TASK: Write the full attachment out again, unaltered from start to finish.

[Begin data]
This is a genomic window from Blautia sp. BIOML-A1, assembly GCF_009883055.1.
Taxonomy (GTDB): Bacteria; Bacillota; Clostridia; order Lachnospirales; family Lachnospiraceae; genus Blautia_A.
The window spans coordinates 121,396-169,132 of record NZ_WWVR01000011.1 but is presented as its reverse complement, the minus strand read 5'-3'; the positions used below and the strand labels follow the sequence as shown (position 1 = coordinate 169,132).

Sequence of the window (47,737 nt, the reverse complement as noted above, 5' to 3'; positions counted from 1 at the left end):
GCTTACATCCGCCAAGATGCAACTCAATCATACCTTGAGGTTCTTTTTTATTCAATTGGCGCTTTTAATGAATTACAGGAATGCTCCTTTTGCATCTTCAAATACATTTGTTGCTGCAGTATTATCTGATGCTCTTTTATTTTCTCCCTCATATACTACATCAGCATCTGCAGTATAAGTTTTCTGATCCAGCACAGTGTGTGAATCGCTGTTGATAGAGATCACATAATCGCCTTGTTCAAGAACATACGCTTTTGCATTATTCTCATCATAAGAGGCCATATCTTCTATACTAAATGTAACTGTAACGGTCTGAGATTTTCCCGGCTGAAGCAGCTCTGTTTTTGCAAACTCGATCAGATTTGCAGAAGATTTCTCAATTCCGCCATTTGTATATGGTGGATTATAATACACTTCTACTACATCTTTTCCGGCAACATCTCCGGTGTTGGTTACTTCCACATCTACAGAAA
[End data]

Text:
This is a genomic window from Blautia sp. BIOML-A1, assembly GCF_009883055.1.
Taxonomy (GTDB): Bacteria; Bacillota; Clostridia; order Lachnospirales; family Lachnospiraceae; genus Blautia_A.
The window spans coordinates 121,396-169,132 of record NZ_WWVR01000011.1 but is presented as its reverse complement, the minus strand read 5'-3'; the positions used below and the strand labels follow the sequence as shown (position 1 = coordinate 169,132).

Sequence of the window (47,737 nt, the reverse complement as noted above, 5' to 3'; positions counted from 1 at the left end):
GCTTACATCCGCCAAGATGCAACTCAATCATACCTTGAGGTTCTTTTTTATTCAATTGGCGCTTTTAATGAATTACAGGAATGCTCCTTTTGCATCTTCAAATACATTTGTTGCTGCAGTATTATCTGATGCTCTTTTATTTTCTCCCTCATATACTACATCAGCATCTGCAGTATAAGTTTTCTGATCCAGCACAGTGTGTGAATCGCTGTTGATAGAGATCACATAATCGCCTTGTTCAAGAACATACGCTTTTGCATTATTCTCATCATAAGAGGCCATATCTTCTATACTAAATGTAACTGTAACGGTCTGAGATTTTCCCGGCTGAAGCAGCTCTGTTTTTGCAAACTCGATCAGATTTGCAGAAGATTTCTCAATTCCGCCATTTGTATATGGTGGATTATAATACACTTCTACTACATCTTTTCCGGCAACATCTCCGGTGTTGGTTACTTCCACATCTACAGAAA